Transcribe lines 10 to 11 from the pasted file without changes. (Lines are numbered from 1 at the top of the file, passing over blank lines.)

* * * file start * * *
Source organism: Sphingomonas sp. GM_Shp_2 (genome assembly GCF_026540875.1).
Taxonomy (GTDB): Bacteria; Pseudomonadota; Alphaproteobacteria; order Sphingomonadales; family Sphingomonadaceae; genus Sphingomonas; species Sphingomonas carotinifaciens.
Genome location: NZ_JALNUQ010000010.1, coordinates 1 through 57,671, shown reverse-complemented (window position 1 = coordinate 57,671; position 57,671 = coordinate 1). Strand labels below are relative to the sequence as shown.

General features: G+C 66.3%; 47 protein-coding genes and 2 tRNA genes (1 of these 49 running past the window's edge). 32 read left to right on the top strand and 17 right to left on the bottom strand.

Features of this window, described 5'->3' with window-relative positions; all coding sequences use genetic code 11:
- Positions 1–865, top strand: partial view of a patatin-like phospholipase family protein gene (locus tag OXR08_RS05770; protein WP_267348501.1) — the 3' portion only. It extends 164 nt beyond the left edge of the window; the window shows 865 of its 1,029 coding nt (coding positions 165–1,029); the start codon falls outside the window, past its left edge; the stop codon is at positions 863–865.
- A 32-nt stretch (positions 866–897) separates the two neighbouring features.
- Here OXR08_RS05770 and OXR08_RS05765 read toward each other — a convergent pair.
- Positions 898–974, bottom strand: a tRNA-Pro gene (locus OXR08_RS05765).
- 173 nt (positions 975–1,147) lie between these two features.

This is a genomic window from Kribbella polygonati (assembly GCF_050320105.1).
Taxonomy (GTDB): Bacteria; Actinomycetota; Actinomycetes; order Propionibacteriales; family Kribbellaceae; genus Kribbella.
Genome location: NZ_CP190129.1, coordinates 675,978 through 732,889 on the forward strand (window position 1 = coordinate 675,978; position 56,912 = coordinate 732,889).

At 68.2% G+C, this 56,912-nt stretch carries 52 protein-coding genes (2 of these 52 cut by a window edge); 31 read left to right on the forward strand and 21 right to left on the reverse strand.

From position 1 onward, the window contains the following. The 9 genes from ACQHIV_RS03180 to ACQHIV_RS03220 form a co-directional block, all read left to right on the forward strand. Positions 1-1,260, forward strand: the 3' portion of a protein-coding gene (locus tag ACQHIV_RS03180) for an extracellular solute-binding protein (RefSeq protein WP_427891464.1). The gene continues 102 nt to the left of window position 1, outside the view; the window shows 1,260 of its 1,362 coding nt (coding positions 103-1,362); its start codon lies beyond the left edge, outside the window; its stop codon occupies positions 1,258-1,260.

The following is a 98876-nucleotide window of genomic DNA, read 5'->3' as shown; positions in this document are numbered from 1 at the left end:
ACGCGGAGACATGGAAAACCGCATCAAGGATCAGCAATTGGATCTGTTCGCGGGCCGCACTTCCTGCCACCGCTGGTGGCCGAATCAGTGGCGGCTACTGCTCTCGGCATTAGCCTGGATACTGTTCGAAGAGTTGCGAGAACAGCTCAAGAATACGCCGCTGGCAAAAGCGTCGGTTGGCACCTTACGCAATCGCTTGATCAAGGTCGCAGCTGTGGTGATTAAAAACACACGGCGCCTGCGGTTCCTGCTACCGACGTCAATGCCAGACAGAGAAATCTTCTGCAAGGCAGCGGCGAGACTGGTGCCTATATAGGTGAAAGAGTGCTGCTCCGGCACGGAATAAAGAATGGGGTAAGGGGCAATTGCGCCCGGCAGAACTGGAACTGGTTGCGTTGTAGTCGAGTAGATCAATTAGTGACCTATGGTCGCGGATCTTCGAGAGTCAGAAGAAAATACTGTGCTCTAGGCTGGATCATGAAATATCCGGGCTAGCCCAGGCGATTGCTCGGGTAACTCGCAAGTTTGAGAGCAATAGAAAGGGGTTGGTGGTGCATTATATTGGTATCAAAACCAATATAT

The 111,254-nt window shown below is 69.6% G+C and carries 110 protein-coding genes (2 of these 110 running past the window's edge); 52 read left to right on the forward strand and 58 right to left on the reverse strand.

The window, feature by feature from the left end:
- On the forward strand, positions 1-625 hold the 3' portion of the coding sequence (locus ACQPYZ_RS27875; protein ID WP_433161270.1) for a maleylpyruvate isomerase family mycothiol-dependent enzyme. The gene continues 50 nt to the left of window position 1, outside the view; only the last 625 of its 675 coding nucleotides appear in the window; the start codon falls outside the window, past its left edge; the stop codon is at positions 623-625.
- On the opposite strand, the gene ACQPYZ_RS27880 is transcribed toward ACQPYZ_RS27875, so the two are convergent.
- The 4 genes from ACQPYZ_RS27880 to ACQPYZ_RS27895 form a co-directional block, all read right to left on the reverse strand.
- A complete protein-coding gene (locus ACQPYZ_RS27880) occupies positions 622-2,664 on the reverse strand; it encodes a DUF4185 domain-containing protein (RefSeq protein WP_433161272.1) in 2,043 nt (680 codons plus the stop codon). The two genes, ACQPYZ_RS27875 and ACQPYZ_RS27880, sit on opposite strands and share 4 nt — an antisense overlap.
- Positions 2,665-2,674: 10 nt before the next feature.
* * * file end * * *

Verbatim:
- 173 nt (positions 975–1,147) lie between these two features.

This is a genomic window from Kribbella polygonati (assembly GCF_050320105.1).